Procedurally, the rule on venue of criminal cases has been subject to various changes from the time General Order No. 58 was replaced by Rules 106 to 122 of the Rules of Court on July 1, 1940. Section 14, Rule 106 of the Rules of Court provided for the rule on venue of criminal actions and it expressly included, as proper venue, the place where any one of the essential ingredients of the crime took place.  This change was followed by the passage of the 1964 Rules of Criminal Procedure,[33] the 1985 Rules of Criminal Procedure,[34] and the 2000 Revised Rules of Criminal Procedure which all adopted the 1940 Rules of Criminal Procedure’s expanded venue of criminal actions.  Thus, the venue of criminal cases is not only in the place where the offense was committed, but also where any of its essential ingredients took place. 

In the present case, the Certification against Forum Shopping was made integral parts of two complaints for sum of money with prayer for a writ of replevin against the respondent spouses Eddie Tamondong and Eliza B. Tamondong, who, in turn, filed a complaint-affidavit against Tomas for violation of Article 183 of the RPC.  As alleged in the Information that followed, the criminal act charged was for the execution by Tomas of an affidavit that contained a falsity

Under the circumstances, Article 183 of the RPC is indeed the applicable provision; thus, jurisdiction and venue should be determined on the basis of this article which penalizes one who “make[s] an affidavit, upon any material matter before a competent person authorized to administer an oath in cases in which the law so requires.” The constitutive act of the offense is the making of an affidavit; thus, the criminal act is consummated when the statement containing a falsity is subscribed and sworn before a duly authorized person.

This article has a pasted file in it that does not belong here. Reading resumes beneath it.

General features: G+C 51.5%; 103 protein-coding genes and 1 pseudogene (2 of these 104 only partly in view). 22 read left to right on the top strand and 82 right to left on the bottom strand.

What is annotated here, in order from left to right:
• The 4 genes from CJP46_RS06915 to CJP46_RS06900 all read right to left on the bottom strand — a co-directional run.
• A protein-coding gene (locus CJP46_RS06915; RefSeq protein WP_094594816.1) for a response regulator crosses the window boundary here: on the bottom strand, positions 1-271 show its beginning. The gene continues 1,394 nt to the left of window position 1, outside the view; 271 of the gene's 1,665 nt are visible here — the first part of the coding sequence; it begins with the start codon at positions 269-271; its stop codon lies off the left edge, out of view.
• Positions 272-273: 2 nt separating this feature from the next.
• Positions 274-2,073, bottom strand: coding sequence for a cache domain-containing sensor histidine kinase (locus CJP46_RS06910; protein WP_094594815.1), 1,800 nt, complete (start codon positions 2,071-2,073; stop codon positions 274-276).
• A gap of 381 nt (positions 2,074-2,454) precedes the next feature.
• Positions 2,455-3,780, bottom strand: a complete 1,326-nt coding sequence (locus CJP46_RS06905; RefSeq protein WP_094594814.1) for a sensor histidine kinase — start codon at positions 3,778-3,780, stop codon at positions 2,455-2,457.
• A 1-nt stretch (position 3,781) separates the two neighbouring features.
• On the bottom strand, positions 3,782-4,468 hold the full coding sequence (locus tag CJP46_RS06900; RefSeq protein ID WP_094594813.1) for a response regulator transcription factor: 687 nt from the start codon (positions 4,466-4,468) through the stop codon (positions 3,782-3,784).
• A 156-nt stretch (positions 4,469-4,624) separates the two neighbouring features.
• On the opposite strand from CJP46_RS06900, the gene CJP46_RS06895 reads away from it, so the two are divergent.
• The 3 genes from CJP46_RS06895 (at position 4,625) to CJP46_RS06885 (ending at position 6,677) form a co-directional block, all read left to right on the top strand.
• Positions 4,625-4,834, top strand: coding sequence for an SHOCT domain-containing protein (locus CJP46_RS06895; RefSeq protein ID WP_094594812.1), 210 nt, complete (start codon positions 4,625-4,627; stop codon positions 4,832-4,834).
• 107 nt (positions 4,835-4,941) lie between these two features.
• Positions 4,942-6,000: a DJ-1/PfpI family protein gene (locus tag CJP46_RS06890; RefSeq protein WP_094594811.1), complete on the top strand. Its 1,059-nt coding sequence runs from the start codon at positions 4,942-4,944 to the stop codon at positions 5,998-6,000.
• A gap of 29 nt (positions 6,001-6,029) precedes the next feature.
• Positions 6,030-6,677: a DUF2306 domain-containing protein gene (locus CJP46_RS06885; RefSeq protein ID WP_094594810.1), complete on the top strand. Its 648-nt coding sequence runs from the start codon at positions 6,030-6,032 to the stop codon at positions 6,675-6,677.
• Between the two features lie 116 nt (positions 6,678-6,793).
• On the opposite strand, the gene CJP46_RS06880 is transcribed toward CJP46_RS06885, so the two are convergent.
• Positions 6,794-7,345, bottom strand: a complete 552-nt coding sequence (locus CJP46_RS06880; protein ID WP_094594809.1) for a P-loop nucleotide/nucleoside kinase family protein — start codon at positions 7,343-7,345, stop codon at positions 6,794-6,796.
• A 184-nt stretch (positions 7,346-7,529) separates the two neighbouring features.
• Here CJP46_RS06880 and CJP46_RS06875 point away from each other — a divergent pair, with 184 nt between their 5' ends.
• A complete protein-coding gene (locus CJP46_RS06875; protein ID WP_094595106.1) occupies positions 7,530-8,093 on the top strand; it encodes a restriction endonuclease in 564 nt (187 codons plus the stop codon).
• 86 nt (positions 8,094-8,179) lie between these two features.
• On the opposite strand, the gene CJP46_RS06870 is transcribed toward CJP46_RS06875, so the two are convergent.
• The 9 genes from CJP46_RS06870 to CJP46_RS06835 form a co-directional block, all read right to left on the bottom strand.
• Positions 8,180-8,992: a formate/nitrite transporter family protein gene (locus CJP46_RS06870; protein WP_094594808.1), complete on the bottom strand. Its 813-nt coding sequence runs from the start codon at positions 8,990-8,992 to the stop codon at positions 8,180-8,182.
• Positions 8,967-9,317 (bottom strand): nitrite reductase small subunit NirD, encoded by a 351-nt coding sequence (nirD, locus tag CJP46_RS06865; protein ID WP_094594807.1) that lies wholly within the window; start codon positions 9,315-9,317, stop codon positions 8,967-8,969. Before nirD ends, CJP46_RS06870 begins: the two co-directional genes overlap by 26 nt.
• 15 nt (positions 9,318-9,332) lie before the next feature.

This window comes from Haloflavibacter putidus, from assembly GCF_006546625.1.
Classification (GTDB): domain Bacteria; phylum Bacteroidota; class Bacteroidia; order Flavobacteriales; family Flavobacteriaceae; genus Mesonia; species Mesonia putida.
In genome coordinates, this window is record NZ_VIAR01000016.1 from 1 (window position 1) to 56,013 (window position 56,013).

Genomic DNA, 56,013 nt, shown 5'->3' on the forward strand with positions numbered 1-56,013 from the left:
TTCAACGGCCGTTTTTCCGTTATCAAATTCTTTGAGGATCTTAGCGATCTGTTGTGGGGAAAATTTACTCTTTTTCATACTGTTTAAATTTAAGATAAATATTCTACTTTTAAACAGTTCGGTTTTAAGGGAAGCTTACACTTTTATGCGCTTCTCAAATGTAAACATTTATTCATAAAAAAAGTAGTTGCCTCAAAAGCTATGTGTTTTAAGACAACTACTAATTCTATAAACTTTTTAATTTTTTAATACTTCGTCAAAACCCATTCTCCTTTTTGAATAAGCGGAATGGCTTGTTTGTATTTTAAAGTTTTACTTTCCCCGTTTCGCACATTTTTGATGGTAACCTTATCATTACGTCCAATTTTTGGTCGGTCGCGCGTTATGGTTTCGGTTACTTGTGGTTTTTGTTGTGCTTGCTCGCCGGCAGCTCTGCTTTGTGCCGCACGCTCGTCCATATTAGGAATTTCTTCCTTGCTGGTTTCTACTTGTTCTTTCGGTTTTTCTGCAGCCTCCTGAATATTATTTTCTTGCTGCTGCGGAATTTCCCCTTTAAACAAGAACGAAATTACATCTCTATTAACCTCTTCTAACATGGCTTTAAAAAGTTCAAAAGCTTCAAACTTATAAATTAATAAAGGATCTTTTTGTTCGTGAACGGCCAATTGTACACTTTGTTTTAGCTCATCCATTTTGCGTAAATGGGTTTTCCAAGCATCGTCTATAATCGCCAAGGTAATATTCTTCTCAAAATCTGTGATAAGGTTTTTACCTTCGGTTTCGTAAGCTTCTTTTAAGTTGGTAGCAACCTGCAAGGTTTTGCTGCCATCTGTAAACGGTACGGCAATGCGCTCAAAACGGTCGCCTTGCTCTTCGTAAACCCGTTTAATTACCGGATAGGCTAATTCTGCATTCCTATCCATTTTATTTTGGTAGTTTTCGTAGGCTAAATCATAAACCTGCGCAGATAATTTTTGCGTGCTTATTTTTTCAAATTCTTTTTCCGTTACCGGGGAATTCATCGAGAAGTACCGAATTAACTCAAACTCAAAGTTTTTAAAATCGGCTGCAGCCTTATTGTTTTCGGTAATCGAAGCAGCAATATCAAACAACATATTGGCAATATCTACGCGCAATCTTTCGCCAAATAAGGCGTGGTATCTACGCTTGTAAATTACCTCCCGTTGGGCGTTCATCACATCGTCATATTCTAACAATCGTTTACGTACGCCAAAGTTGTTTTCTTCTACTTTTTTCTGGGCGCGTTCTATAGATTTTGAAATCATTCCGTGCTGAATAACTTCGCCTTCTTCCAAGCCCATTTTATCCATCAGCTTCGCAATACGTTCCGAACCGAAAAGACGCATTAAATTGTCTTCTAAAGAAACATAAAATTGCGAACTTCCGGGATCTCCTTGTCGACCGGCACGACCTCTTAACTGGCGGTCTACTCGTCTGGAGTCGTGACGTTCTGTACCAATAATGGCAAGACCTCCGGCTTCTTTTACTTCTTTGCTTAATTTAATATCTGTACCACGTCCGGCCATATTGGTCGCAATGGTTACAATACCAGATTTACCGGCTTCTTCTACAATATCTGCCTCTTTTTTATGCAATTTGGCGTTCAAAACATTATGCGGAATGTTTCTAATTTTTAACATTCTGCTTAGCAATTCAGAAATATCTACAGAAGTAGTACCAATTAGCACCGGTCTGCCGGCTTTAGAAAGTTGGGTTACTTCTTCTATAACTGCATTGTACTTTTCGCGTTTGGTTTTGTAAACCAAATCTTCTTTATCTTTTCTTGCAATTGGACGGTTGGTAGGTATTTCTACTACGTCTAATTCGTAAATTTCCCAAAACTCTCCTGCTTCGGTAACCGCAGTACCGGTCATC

Based on these considerations, we hold that our ruling in Sy Tiong is more in accord with Article 183 of the RPC and Section 15(a), Rule 110 of the 2000 Revised Rules of Criminal Procedure. To reiterate for the guidance of the Bar and the Bench, the crime of perjury committed through the making of a false affidavit under Article 183 of the RPC is committed at the time the affiant subscribes and swears to his or her affidavit since it is at that time that all the elements of the crime of perjury are executed.  When the crime is committed through false testimony under oath in a proceeding that is neither criminal nor civil, venue is at the place where the testimony under oath is given.  If in lieu of or as supplement to the actual testimony made in a proceeding that is neither criminal nor civil, a written sworn statement is submitted, venue may either be at the place where the sworn statement is submitted or where the oath was taken as the taking of the oath and the submission are both material ingredients of the crime committed. In all cases, determination of venue shall be based on the acts alleged in the Information to be constitutive of the crime committed.